UN­EX­PECTED sur­vivors

Grow­ing num­ber of ag­ing HIV/AIDS pa­tients cre­ates new chal­lenges for providers

Modern Healthcare - - NEWS - By Steven Ross John­son

For in­fec­tious-dis­ease spe­cial­ist Dr. Ni­cholas Van Sick­els, treat­ing HIV in his older pa­tients re­quires him to know much more than how to keep white blood cell counts high. In ad­di­tion to man­ag­ing HIV med­i­ca­tions, a typ­i­cal visit may in­clude pre­scrib­ing blood pres­sure med­i­ca­tion to con­trol pa­tients’ hy­per­ten­sion, or putting them on a statin to lower choles­terol.

Older pa­tients of­ten have mul­ti­ple things go­ing on, and you need to have kind of a holis­tic ap­proach to tak­ing care of them and not just fo­cus on the HIV alone.” DR. JONATHAN APPELBAUM PRO­FES­SOR OF IN­TER­NAL MEDICINE AT FLORIDA STATE UNIVER­SITY AND CO-PRIN­CI­PAL IN­VES­TI­GA­TOR OF THE HIV AND AG­ING CON­SEN­SUS PROJECT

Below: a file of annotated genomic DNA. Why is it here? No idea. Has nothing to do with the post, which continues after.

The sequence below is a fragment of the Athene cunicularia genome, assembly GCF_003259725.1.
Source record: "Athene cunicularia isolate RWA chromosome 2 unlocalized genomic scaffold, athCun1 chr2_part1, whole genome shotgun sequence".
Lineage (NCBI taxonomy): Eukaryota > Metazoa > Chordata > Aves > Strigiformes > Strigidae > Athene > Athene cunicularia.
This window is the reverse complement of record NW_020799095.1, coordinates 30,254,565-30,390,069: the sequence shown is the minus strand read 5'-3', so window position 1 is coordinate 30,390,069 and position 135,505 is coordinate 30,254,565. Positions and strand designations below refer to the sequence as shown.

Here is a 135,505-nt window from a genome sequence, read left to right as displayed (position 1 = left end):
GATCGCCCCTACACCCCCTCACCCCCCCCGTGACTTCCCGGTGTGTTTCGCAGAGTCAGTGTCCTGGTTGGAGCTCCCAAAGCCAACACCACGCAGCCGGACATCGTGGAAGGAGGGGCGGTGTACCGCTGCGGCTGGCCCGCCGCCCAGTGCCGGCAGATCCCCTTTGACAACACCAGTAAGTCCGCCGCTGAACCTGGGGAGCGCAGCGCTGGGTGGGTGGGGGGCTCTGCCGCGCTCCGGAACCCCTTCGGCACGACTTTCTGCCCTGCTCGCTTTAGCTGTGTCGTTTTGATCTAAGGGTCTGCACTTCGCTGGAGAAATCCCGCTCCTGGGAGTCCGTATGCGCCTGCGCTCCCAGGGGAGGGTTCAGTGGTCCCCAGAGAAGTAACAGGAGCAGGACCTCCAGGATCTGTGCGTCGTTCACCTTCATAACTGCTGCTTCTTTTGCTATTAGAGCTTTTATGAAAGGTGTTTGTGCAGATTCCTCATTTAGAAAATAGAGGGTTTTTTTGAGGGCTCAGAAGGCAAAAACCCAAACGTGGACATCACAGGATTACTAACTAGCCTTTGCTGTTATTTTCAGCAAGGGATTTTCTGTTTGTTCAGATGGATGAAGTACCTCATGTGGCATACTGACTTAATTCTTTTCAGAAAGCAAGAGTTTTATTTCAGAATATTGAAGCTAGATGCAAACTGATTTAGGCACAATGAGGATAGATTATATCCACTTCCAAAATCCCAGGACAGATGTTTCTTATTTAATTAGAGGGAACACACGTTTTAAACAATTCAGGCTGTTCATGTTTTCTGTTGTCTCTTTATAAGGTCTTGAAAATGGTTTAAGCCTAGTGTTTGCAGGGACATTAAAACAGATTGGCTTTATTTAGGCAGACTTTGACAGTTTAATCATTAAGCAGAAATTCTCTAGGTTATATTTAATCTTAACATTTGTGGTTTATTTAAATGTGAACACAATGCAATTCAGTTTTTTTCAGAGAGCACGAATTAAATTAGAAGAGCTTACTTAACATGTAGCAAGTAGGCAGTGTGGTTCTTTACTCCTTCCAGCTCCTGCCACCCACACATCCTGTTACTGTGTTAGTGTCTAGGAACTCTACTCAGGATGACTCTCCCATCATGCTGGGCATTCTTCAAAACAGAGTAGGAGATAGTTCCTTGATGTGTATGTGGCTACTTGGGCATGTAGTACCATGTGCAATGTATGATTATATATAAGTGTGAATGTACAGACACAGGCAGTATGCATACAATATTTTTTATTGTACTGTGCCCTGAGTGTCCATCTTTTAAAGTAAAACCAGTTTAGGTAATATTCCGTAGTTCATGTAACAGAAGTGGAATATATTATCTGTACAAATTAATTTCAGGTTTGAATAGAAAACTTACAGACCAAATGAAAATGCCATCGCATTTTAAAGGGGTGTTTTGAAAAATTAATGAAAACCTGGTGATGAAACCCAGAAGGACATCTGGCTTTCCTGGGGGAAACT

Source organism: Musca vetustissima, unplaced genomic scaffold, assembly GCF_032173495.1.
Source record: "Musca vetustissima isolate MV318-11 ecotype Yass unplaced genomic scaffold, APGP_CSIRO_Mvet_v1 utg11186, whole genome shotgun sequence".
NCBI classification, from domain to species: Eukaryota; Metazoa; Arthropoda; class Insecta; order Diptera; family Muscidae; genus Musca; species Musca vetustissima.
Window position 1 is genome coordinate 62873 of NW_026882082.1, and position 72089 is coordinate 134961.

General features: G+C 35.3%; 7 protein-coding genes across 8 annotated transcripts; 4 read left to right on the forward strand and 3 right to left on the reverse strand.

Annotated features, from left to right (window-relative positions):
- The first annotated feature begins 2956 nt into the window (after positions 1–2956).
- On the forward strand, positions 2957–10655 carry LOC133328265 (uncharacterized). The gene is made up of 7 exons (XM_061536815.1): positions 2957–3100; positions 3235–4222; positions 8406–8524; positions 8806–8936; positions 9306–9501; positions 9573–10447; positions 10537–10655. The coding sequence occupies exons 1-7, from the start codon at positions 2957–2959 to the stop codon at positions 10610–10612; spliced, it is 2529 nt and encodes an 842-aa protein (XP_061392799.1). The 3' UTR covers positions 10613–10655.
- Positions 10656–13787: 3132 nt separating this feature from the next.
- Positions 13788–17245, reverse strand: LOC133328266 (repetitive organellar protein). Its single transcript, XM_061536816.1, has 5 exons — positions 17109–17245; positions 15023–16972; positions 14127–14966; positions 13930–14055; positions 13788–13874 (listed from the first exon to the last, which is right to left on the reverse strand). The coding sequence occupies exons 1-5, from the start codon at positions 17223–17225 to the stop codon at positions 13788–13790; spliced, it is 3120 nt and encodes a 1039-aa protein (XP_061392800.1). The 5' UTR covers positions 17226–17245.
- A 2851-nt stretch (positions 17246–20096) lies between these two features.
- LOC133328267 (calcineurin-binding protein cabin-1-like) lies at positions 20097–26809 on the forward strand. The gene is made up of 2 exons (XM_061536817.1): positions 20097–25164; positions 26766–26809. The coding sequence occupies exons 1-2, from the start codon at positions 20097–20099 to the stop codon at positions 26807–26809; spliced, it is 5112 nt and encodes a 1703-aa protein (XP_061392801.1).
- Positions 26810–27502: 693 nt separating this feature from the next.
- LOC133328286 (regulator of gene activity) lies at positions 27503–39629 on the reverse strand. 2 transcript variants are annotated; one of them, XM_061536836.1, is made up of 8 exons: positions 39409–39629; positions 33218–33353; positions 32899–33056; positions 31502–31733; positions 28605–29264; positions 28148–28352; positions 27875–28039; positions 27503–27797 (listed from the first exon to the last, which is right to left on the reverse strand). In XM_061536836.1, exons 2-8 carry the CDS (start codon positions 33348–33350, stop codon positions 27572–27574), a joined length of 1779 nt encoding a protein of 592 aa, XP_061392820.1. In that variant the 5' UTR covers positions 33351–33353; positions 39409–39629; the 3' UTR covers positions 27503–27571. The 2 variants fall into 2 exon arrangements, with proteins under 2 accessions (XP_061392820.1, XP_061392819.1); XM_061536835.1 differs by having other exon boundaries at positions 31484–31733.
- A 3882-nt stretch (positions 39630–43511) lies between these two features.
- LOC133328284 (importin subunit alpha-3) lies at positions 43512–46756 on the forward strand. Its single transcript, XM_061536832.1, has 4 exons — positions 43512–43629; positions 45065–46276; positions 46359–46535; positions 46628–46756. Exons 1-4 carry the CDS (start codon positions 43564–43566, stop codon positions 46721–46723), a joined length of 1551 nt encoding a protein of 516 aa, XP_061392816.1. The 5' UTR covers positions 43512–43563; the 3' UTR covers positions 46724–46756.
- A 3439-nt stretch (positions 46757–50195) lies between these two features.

“We’re hav­ing to get bet­ter at chronic dis­eases be­cause our pop­u­la­tion is liv­ing longer and ag­ing,” said Van Sick­els, an as­sis­tant pro­fes­sor of clin­i­cal medicine at Tu­lane Univer­sity. “It forces me and other (in­fec­tious-dis­ease) physi­cians to be upto-date on hy­per­ten­sion guide­lines, choles­terol guide­lines and on di­a­betes-man­age­ment guide­lines.”

Med­i­cal ad­vances in an­tiretro­vi­ral drug ther­apy and in­creased ac­cess to spe­cial­ized care have ex­tended the lives of many peo­ple liv­ing with the virus. But this longevity also has brought new health chal­lenges not widely con­sid­ered dur­ing the early days of the HIV epi­demic.